“I say, somewhat more because the dead saints will be raised, and the living changed at Christ’s ‘appearing in the air’ (1 Thess 4:17); and this will be about three years and a half before the millennium, as we shall see hereafter: but will he and they abide in the air all that time? No: they will ascend to paradise, or to some one of those many ‘mansions in the father’s house’ (John 14:2), and so disappear during the foresaid period of time.” (Morgan Edwards 1742-44).
    I’m not much of a fan of relying on what scholarly men write about the Bible. I agree with the quotes I just cited, but I don’t really need a bunch of dead guys to tell me what is truth.
    History has proven that mankind is a dreadful biblical guide. The apostasy that swept over the Church caused a lack of prophecy commentary from about 450 AD until the 1600s. People stopped thinking for themselves. Their interpretation of the Bible became what the institutional church spoon-fed them.
    Premillennialism largely disappeared after it was condemned as heretical by the Council of Ephesus in 431 AD. It wasn’t until the reform movement of the early seventeenth century that we see a rebound in the number of statements that reflect the pretribulational view.
    A host of Scriptures indicate the Church should expect an imminent return of their Lord. The opponents of imminency constantly try to pick apart each individual reference, but they should look at the big picture. An overwhelming number of verses in the Bible support imminency.
    I’ve been able to easily locate 22 passages that imply that the coming of Christ remains an imminent event. All you really need is one verse to prove a point, but the weight of evidence should cause even the most hard-core imminency foes to rethink their stance.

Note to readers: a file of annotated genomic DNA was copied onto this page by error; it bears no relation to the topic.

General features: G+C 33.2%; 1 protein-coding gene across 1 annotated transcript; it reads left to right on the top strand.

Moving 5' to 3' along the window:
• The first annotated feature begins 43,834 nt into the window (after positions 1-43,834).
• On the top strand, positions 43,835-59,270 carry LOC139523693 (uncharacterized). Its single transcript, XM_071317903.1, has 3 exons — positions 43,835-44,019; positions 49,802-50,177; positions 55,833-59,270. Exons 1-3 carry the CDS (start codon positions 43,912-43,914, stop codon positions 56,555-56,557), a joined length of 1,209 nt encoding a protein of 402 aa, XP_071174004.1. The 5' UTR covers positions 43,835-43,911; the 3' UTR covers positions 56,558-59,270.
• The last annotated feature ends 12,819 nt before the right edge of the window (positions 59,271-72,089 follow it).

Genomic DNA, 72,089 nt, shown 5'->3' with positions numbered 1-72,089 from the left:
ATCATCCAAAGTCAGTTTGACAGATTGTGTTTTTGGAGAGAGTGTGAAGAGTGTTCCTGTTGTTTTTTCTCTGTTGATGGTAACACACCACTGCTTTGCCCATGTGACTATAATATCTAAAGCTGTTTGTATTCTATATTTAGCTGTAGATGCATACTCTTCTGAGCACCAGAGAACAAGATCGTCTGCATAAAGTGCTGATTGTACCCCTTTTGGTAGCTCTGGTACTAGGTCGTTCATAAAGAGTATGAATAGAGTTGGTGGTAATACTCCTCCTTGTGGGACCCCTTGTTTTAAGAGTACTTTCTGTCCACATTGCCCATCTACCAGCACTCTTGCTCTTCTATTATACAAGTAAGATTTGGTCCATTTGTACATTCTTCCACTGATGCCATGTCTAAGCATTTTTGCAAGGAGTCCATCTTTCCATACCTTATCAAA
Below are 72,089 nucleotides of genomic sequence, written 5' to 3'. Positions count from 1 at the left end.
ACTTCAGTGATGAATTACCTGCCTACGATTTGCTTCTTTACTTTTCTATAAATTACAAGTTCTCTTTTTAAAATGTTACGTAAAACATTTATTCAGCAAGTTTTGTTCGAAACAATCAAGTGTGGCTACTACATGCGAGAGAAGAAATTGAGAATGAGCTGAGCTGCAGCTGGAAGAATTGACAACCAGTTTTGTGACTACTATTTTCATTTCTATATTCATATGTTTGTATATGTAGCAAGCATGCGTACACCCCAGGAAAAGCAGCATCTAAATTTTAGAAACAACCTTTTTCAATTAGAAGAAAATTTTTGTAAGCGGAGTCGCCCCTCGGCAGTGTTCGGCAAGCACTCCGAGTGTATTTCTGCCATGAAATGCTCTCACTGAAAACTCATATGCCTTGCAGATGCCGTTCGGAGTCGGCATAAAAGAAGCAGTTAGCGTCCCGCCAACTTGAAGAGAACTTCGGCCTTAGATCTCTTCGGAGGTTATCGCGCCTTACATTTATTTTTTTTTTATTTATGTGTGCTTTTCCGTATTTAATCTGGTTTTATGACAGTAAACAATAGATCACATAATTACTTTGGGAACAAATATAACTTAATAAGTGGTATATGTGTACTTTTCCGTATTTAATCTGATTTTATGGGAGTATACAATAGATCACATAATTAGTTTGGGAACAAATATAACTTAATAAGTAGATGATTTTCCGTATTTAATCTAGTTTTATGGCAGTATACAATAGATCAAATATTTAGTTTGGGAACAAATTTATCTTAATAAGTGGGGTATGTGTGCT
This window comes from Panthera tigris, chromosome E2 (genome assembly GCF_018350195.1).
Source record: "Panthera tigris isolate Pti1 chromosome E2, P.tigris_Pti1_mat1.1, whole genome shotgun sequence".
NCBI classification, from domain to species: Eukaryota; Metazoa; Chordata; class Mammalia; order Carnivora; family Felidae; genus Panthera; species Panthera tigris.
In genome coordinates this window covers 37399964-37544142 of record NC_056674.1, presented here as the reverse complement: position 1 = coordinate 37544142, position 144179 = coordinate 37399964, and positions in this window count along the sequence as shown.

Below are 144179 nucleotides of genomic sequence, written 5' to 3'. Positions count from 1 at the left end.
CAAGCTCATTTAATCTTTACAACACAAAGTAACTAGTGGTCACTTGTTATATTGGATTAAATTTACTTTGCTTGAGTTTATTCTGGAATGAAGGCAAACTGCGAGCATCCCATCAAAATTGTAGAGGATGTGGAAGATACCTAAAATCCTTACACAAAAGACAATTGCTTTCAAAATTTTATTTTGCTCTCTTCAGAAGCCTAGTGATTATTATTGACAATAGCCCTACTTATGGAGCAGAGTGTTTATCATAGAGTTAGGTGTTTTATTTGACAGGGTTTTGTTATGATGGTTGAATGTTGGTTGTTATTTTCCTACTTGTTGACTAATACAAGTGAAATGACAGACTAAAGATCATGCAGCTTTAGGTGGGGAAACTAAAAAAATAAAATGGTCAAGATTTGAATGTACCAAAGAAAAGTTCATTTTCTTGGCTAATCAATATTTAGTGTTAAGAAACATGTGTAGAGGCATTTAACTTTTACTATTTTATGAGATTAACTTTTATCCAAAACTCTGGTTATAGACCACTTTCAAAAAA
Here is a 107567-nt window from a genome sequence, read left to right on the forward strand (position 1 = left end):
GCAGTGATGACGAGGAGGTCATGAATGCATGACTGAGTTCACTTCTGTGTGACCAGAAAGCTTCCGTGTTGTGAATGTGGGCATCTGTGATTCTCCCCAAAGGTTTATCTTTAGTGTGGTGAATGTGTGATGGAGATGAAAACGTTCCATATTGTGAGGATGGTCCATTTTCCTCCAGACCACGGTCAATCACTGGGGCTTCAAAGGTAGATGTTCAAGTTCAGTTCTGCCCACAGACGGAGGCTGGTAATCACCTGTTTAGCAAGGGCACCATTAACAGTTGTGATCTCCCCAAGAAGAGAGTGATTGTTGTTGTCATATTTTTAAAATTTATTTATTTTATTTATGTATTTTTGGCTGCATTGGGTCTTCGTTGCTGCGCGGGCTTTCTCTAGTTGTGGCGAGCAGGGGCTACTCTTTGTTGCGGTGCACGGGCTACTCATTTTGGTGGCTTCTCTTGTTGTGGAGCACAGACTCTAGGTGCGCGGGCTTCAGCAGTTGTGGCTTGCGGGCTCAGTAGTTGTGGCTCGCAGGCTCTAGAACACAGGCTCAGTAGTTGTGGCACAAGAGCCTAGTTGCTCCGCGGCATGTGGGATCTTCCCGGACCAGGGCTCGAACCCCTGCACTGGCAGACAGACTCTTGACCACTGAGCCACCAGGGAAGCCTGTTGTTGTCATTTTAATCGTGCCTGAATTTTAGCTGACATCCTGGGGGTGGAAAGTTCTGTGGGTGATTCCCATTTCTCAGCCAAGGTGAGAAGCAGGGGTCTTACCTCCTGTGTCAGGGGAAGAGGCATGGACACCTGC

I seriously doubt any scholar or layman could find 22 passages of Scripture that clearly indicate the tribulation or the rule of the Antichrist is the next imminent event facing the Church.
    “But of that day and hour knoweth no man, no, not the angels of heaven, but my Father only” (Mat 24:36).
    Then shall the kingdom of heaven be likened unto ten virgins, which took their lamps, and went forth to meet the bridegroom. And five of them were wise, and five were foolish. They that were foolish took their lamps, and took no oil with them: But the wise took oil in their vessels with their lamps. While the bridegroom tarried, they all slumbered and slept. And at midnight there was a cry made, Behold, the bridegroom cometh; go ye out to meet him (Mat 25:1-6)
    “Take ye heed, watch and pray; for ye know not when the time is. For the Son of Man is as a man taking a far journey, who left his house, and gave authority to his servants, and to every man his work, and commanded the porter to watch. Watch ye therefore: for ye know not when the Master of the house cometh, at even, or at midnight, or at the cockcrowing, or in the morning: Lest coming suddenly He find you sleeping. And what I say unto you I say unto all, Watch” (Mark 13:33-37).
    “Knowing the time, that now it is high time to awake out of sleep: for now is our salvation nearer than when we believed. The night is far spent, the day is at hand: let us therefore cast off the works of darkness, and let us put on the armor of light” (Rom 13:11-12).
    “And the God of peace shall bruise Satan under your feet shortly” (Rom 16:20).
    “So that ye come behind in no gift; waiting for the coming of our Lord Jesus Christ” (1 Cor 1:7).
    “For our conversation is in heaven; from whence also we look for the Saviour, the Lord Jesus Christ” (Phil 3:20).
    “Let your moderation be known unto all men. The Lord is at hand” (Phil 4:5).
    “And to wait for his Son from heaven, whom he raised from the dead, even Jesus, which delivered us from the wrath to come” (1 Thess 1:10).
    “Therefore let us not sleep, as do others; but let us watch and be sober” (1 Thess 5:6).